Simple enum derives Debug and Clone take long time to compile

#[derive(PartialEq, Eq, Hash, Debug, Clone)]
pub enum Enum1 {
    // 20,000 more

The cargo expand shows that the Debug and Clone traits is expanded to large match with 20000 arms

// Debug
match (&*self,) {
    (&Enum1::Item1,) => {
        let debug_trait_builder =
            &mut ::core::fmt::Formatter::debug_tuple(f, "Item1");
    // 20,000 more
// Clone
match (&*self,) {
    (&Enum1::Item1,) => Enum1::Item1,
    // 20,000 more

The cargo rustc self profile shows the bottleneck:
type_check_crate > item_bodies_checking > typeck_item_bodies > typeck 18.2% of the time
match_checking > misc_checking_2 > check_match 29.5% of the time each * 2 times
MIR_borrow_checking > mir_borrowck 17% of the time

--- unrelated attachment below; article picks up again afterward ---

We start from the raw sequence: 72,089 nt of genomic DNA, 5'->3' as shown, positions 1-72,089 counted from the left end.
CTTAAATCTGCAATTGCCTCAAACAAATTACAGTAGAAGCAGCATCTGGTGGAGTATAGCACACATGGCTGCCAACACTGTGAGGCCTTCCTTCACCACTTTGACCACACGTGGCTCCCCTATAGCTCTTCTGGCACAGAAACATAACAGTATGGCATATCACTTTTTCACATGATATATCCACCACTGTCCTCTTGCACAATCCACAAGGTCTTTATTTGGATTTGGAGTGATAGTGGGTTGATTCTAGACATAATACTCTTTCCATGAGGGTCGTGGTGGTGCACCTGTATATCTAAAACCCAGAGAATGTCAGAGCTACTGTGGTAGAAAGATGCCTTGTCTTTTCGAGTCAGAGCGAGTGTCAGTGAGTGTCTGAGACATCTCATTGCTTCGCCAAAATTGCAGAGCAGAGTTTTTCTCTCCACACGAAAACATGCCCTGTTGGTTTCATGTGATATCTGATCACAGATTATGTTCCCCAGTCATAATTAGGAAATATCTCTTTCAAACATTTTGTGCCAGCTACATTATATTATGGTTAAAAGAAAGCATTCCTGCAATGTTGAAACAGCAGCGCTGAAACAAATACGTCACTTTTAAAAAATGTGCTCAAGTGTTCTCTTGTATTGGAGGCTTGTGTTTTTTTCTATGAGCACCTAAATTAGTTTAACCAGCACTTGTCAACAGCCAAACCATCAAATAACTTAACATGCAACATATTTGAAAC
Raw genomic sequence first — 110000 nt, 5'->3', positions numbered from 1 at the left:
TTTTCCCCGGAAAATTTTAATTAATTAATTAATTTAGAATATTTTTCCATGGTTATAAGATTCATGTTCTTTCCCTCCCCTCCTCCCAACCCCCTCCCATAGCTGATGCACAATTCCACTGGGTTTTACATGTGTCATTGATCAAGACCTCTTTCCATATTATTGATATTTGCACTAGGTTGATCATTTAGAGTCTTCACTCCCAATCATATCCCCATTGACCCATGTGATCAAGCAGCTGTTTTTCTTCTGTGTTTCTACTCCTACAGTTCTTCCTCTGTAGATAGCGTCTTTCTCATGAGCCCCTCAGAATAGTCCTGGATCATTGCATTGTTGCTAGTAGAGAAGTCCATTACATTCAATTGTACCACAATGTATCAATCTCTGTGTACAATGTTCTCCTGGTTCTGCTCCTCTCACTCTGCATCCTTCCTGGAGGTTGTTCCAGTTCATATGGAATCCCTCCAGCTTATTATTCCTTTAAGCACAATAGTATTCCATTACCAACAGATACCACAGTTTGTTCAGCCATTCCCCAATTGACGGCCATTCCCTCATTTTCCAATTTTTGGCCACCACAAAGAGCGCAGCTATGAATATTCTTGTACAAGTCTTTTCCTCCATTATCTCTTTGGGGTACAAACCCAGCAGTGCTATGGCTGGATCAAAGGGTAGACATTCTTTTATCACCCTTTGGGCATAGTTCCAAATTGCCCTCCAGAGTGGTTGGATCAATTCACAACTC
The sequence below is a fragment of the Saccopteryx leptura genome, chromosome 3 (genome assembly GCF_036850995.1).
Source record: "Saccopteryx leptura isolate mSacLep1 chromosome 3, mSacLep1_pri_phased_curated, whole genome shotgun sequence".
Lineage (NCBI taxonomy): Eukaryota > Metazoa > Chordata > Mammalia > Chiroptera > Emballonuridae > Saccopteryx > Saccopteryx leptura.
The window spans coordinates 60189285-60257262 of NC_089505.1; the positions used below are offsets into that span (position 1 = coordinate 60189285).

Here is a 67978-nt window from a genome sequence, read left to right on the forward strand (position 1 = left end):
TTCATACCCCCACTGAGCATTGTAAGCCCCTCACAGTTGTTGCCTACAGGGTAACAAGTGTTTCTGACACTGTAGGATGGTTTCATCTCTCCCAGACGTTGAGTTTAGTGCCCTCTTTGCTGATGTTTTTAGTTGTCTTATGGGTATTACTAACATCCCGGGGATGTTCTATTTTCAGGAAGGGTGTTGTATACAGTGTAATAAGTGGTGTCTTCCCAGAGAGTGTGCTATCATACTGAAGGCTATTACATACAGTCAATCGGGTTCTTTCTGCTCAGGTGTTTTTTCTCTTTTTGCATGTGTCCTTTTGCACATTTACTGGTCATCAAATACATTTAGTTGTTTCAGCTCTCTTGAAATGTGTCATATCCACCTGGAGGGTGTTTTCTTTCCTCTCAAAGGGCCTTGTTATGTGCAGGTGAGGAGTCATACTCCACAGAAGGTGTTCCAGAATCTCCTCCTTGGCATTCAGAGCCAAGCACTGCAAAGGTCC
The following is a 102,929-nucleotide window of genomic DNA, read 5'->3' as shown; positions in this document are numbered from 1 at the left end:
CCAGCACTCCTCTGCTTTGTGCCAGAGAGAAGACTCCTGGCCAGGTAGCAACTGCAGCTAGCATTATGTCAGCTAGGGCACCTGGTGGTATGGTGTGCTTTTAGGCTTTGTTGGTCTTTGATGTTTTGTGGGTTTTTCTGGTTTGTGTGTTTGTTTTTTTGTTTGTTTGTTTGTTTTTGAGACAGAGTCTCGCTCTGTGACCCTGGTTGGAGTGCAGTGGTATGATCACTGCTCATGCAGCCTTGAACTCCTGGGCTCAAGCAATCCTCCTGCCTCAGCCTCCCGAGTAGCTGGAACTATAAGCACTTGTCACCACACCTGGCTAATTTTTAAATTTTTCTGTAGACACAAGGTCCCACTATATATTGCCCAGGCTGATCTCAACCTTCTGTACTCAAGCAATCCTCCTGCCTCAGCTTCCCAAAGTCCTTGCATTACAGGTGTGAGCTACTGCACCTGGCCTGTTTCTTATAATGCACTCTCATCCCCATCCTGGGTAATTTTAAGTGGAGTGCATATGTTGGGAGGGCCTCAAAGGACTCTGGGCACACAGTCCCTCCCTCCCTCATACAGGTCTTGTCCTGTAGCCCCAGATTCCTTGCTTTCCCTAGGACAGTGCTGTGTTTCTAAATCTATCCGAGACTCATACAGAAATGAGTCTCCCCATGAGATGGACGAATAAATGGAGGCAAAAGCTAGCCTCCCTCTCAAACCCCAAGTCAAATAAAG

I want to improve the speed of compilation.
For the Debug trait, I'm planning to use a lazy_static hashmap to map the variants to string. Hopefully it's not a big problem.
For the Clone trait, since all the variants hold no data inside, I want to use a bitwise Copy, but Copy requires Clone to be implemented. Is there some way I can do a simple copy here?

Ways that I haven't tried yet:
num_traits::FromPrimitives & ToPrimitives

Any suggestion appreciates!

Implement Clone as just

impl Clone for Enum1 {
    fn clone(&self) -> Self { *self }

And you can implement PartialEq by delegating to (*a as usize).eq(&(*b as usize)) to also save a bunch of compilation time.


Great thanks!

For the PartialEq, the default generated implementation is comparing the discriminant_value, which is fine here. Some code looks redundant, but it should be easy for the compiler to optimize it without much time.

impl ::core::cmp::PartialEq for Enum1 {
    fn eq(&self, other: &Enum1) -> bool {
            let __self_vi = ::core::intrinsics::discriminant_value(&*self);
            let __arg_1_vi = ::core::intrinsics::discriminant_value(&*other);
            if true && __self_vi == __arg_1_vi {
                match (&*self, &*other) {
                    _ => true,
            } else {

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